Behind the Poll
As school boards nationwide crack down on public comments about COVID-19, race and gender policies at their meetings, some speakers are taking to the courts and the political process to ensure that censorship carries a price.
Pennsylvania school districts are reeling from a preliminary injunction issued last month against a policy that prohibits speech the school board deems “offensive,” “intolerant,” “verbally abusive” or “irrelevant,” among other vague terms.
U.S. District Judge Gene Pratter also banned the Pennsbury School Board from requiring speakers to announce their address before giving remarks.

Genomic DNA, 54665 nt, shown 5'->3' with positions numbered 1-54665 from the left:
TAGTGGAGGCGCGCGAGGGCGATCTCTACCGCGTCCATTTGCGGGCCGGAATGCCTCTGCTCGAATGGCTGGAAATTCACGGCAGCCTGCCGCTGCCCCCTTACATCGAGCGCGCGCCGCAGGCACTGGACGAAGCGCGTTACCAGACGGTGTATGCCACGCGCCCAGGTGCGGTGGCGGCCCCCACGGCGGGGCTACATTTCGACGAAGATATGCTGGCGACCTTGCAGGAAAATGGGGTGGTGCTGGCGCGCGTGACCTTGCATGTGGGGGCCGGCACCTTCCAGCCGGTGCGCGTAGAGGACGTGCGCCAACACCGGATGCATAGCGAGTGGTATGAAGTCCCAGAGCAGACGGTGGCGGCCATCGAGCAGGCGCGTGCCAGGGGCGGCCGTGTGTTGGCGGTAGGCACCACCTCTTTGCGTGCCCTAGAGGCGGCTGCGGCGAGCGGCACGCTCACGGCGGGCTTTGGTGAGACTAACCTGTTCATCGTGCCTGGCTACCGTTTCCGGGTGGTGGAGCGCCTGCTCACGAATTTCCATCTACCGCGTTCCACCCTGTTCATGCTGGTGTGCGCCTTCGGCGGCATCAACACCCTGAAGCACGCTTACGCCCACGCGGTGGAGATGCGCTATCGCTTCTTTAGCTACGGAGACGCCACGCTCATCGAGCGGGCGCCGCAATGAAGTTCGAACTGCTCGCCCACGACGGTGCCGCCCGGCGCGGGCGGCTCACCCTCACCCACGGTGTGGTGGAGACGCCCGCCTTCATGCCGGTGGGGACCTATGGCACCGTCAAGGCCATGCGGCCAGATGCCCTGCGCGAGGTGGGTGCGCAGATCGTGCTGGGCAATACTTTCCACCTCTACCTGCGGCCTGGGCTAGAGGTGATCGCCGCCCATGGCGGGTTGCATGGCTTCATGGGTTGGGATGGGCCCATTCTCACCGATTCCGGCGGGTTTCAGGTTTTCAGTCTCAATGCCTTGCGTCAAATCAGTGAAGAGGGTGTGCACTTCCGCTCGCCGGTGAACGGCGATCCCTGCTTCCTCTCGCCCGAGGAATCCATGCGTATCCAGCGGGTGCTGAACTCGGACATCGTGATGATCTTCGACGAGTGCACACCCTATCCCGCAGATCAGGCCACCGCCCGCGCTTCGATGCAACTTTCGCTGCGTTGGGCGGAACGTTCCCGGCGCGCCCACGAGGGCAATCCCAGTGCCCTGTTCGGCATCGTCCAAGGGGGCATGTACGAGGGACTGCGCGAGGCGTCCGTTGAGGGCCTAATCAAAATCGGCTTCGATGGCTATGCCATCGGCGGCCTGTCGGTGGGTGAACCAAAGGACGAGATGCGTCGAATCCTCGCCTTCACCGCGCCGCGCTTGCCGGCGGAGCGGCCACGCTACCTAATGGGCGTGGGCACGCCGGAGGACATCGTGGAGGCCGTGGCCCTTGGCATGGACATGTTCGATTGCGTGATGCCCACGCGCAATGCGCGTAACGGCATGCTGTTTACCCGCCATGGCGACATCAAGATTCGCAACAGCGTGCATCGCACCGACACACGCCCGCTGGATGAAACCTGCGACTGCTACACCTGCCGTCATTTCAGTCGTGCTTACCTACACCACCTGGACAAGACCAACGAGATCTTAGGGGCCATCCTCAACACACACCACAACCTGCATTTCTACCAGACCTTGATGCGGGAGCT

The Institute for Free Speech (IFS), which is representing community members, including a former school board member, who have been “repeatedly censored,” is now trying to hold district and board officials personally liable for First Amendment violations.
The government officials told Pratter in a reply brief this month that they have qualified immunity because the plaintiffs weren’t “exclud[ed]” from public meetings, meaning there was no “clearly established” right violated at the time.
-By Greg Piper